We liberals don’t care about black kids: Yesterday, Salon attempted to discuss Chicago’s public schools. In a rational world, the bungling would be a scandal.
The piece was written by Natasha Lennard, "an assistant news editor at Salon, covering non-electoral politics, general news and rabble-rousing." We were struck by one key word in the headline:
Mass protests hit Chicago over school closuresWe were struck by that one key word: “disproportionately.” When we checked to see how bad the disproportion might be, we were gobsmacked by Lennard’s copy:
The Chicago Teachers Union is rallying support against closures that will disproportionately affect black, Latino kids
LENNARD (3/27/13): On Wednesday Chicago will see a mass rally, led by the Chicago Teachers Union (CTU), to protest the planned shuttering of 54 elementary and middle schools before the next school year. Critics of the closures have pointed out that the vast majority of schools targeted (50 are on the West and South Sides of Chicago) provide for black and Latino children. While only around 40 percent of children in Chicago are black are [sic] Latino, 90 percent of children whose schools will be shuttered are black or Latino.Eighteen hours later, that typo stands uncorrected. That said, let’s try to understand what Lennard and Salon seem to have said.
Chicago is closing a bunch of schools, as we noted last Friday. According to Lennard, “90 percent of children whose schools will be shuttered are black or Latino.”
If true, that’s hardly surprising. According to the Chicago Public Schools, this was the composition of its student population just last year:
Chicago Public Schools, student population, 2011-2012According to the official data, Chicago’s student population is 86 percent black or Hispanic. But so what?
Black students: 41.6 percent
Hispanic students: 44.1 percent
White students: 8.8 percent
At Salon, Lennard seemed to say that the student population was 40 percent black or Hispanic. Plainly, she was concerned because 90 percent of affected students would be black or Hispanic.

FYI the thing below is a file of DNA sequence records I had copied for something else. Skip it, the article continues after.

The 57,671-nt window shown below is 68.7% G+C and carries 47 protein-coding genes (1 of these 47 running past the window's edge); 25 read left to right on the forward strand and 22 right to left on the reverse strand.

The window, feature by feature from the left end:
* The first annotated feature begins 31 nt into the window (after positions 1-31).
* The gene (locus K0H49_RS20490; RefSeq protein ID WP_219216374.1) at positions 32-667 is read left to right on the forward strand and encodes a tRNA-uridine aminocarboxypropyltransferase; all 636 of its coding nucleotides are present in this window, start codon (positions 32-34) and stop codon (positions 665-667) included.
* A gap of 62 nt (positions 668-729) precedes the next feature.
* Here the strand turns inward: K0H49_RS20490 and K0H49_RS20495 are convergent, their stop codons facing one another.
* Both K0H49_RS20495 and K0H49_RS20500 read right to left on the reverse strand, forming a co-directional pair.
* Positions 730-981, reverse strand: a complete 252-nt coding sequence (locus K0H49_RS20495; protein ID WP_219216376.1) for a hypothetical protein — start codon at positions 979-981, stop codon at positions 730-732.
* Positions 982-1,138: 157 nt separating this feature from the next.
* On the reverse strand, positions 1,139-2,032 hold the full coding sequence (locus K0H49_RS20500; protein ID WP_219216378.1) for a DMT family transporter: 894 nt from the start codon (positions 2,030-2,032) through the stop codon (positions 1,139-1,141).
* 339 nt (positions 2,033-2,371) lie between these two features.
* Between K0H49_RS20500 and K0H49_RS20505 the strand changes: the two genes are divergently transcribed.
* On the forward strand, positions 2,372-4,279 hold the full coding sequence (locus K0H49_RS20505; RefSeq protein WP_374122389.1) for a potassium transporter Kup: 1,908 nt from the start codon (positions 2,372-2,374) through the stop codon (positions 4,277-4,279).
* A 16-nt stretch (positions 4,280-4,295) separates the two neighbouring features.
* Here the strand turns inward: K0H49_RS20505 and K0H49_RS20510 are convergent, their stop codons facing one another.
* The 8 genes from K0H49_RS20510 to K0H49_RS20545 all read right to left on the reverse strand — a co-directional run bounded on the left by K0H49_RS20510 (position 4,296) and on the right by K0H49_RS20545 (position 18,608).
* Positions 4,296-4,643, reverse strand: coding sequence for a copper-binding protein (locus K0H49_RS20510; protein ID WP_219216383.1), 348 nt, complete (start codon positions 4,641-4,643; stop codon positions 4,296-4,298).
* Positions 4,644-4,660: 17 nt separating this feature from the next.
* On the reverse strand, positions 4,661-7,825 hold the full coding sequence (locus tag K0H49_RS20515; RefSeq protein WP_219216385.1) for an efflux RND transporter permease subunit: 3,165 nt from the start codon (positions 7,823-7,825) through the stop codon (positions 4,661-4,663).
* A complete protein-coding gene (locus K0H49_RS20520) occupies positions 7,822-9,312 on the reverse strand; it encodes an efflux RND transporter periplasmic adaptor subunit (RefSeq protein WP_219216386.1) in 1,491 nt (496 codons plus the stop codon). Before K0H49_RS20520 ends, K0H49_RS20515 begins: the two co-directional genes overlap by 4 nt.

Granted, it’s hard to know what Lennard meant because of the typo which stands uncorrected. But if 90 percent of affected students are black or Hispanic, that is right in line with the overall student population.
Meanwhile, Lennard seemed to think that the student population was only 40 percent black or Hispanic. What kind of contemporary journalist could believe something like that?
One, a journalist who doesn’t know—or care—about children in urban schools. Two, a journalist from the New York Times!
(On March 15, Katharine Seelye authored a very similar groaner while writing about Boston’s schools. To review our report, just click here.)
If we lived in a dimly rational world, work of this type would be seen as a scandal. But we don’t live in that world.
Two points concerning Salon:
Lennard’s piece was posted yesterday afternoon, a bit before 5 PM Eastern. As of 11 this morning, it has generated eleven comments.
As we’ve often told you, we pseudo-liberals manifestly don’t care about urban schools or the kids who attend them. Try to remember this when you see Salon’s fiery readers conducting the endless flame wars in which they hunt down all the racists.
Second point: Salon has degenerated into an open joke. We’ll assume the site must be in financial trouble. But endlessly, it now pursues the dumbest possible readers with the most ridiculous possible work.
If you're concerned about farting in bed, please review Salon's recent work.
When Salon does try to cover the news, it churns out work of this type—work which makes no earthly sense. In fairness, the New York Times can match them howler for howler.
Who could have thought that Chicago’s public schools were 40 percent black or Hispanic? Answer:
Salon was able to think such a thing. Two weeks ago, the New York Times thought the same thing about Boston!